Characteristics of study participants.
Characteristics of study participants.
Risk of OSA
Only 13% of all participants reported that they received an OSA diagnosis from a doctor. However, an increased risk for OSA, using responses to the Berlin questionnaire, was noted in 31% of participants. Snoring was reported by 66% of participants and self-reported apneas were noted in 4% of participants. Compared with those with no insomnia symptoms, participants with insomnia symptoms were more likely to be at high risk for OSA (39% versus 27%, P = .04).
Individuals living with SCI who were high risk for OSA, compared with those with low OSA risk, were more likely to be male (84% versus 16%, P < .05), report EDS (52% versus 26%, P < .001), and have poor sleep quality (57% versus 36%). Those with high risk for OSA compared with the low risk for OSA group had statistically significant higher body mass index (28 versus 24 kg/m2. P < .001) and were older (49 versus 43 years, P < .001). There was no statistically significant difference between the two OSA risk groups in duration of and level of SCI. Only 8% of the study population reported being prescribed OSA treatment with positive airway pressure (PAP) therapy.
Insomnia Symptomatology and Sleep Duration
Symptoms suggestive of insomnia were reported by 54% of the respondents. Difficulties with sleep induction were reported by 36%, 39% had problems with sleep maintenance “often” or “almost always,” 32% reported waking up too early in the morning, and 42% thought that their sleep was not restful, “often” or “almost always”. Not surprisingly, participants with insomnia symptoms were more likely to report poor sleep quality compared with those with no insomnia symptoms (38% versus 6%, P < .001).
Participants reported on average 6.5 ± 1.6 hours of sleep during weekdays and 7.1 ± 2.1 hours of sleep during weekends. There was a statistically significant difference in sleep duration between those with and without insomnia symptoms. Participants with insomnia symptoms had shorter self-reported sleep duration on weekdays and weekends (Table 2).
Sleep Quality, RLS, and EDS
Almost 40% of participants ranked their sleep quality as “fairly bad” to “very bad” in the previous month. When queried about their sleep, 29% reported “often” or “almost always” waking up due to pain, and 22% had difficulty falling asleep because of leg cramps.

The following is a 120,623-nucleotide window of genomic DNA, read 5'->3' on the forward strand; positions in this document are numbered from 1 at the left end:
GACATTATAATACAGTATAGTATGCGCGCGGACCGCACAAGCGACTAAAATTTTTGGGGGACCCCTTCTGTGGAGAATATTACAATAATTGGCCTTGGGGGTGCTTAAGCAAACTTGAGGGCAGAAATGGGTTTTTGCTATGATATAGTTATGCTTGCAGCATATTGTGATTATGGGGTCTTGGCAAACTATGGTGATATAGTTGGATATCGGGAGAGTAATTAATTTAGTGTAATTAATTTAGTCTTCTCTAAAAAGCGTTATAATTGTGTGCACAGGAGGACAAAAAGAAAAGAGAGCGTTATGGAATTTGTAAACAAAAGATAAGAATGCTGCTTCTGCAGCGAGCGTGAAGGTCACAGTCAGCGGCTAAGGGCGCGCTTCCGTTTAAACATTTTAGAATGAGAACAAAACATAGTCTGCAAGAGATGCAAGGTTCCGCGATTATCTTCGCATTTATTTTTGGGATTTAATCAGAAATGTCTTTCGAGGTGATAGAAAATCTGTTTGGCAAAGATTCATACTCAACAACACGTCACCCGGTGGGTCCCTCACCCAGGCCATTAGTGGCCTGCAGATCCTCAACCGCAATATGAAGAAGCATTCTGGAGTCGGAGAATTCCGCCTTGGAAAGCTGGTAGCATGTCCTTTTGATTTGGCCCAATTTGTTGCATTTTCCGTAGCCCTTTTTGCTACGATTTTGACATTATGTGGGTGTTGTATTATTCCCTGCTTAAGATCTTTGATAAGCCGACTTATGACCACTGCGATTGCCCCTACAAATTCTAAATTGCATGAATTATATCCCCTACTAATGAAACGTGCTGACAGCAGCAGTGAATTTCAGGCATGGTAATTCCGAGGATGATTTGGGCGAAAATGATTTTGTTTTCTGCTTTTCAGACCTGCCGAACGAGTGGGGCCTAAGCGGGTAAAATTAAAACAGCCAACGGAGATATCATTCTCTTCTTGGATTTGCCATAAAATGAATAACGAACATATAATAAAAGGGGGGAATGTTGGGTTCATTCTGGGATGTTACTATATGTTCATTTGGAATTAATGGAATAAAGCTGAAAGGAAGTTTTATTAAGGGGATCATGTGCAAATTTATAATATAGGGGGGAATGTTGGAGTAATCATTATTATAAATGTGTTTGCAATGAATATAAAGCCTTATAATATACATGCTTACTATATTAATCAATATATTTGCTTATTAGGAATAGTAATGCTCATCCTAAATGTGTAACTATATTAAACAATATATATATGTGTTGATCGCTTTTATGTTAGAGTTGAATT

In the past year, 27% of the respondents reported daily uncomfortable leg sensations and 28% found these leg symptoms to be “moderately to extremely distressing.” An increased urge to move their legs while sitting or lying down was reported by 51%; 63% thought these sensations were worse at rest, and 23% experienced the symptoms mostly at night. Compared with those without insomnia, participants with insomnia were more likely to report nighttime unpleasant leg sensations and “urge to move legs” (31% versus 18%, P < .05).
EDS was reported by 31% of all participants. A statistically significant difference in EDS was noted, with 40% of participants with insomnia symptoms and only 26% of the no insomnia participants reporting EDS (P = .01). The mean ESS score for the entire study population was 7.9 ± 5.4, with a statistically significant difference noted between groups (Table 2).
This study describes responses from a large sample of individuals with chronic SCI. Validated questionnaires were used to better describe sleep symptoms in this population. In agreement with studies in Denmark and Australia that report sleep disturbances in 35% to 49% of their surveyed SCI population, our study also demonstrates that people living with SCI have a high prevalence of sleep complaints that adversely affects their sleep quality.11,24
Symptoms suggestive of sleep apnea were reported by one-third of our study participants and yet only 13% of the participants reported a physician-based diagnosis of OSA and only 8% were prescribed PAP therapy. This suggests that sleep apnea may be underrecognized and undertreated in the SCI population.
The most commonly reported objectively diagnosed sleep disorder in patients with SCI, particularly in those with cervical lesions, but also present in thoracic-level injuries, is OSA with an estimated prevalence of between 50% to 80%.10,24–28 Reported estimates vary depending on the level of injury and the methodology used to measure OSA. Regardless, the prevalence of OSA in individuals with SCI far exceeds what is reported in the general population.29,30 In the general population, sleep apnea has been associated with cardiovascular morbidity,31 and individuals with chronic SCI are at increased risk for accelerated onset of CVD.5 It is plausible that the combination of SCI and OSA may indeed increase cardiovascular morbidity and mortality.32
The wealth of evidence in the non-SCI population combined with findings from our study highlight the importance of considering and diagnosing OSA in the SCI population. In our study duration of SCI was not a good predictor of sleep apnea symptoms. Using the Berlin questionnaire, we report that 31% of the study participants are high risk for OSA based on symptoms. This is lower than estimates reported in the literature that use objective polysomnography to diagnose OSA. Traditional screening questionnaires such as the Berlin questionnaire are useful in predicting risk, but are weakly correlated with objective polysomnography and may underestimate the true prevalence of OSA in SCI.27 Until better screening tools are identified, a high index of clinical suspicion followed by definitive testing using polysomnography may be warranted to diagnose OSA in SCI. The gold standard of sleep apnea therapy, PAP therapy, has been used with success in individuals with SCI. 33 Studies are needed to determine whether PAP use improves quality of life, CVD, and cognitive morbidity in individuals with chronic SCI. As in the general population, adherence to PAP therapy in SCI may be low and the limiting factor in any potential clinical improvement.33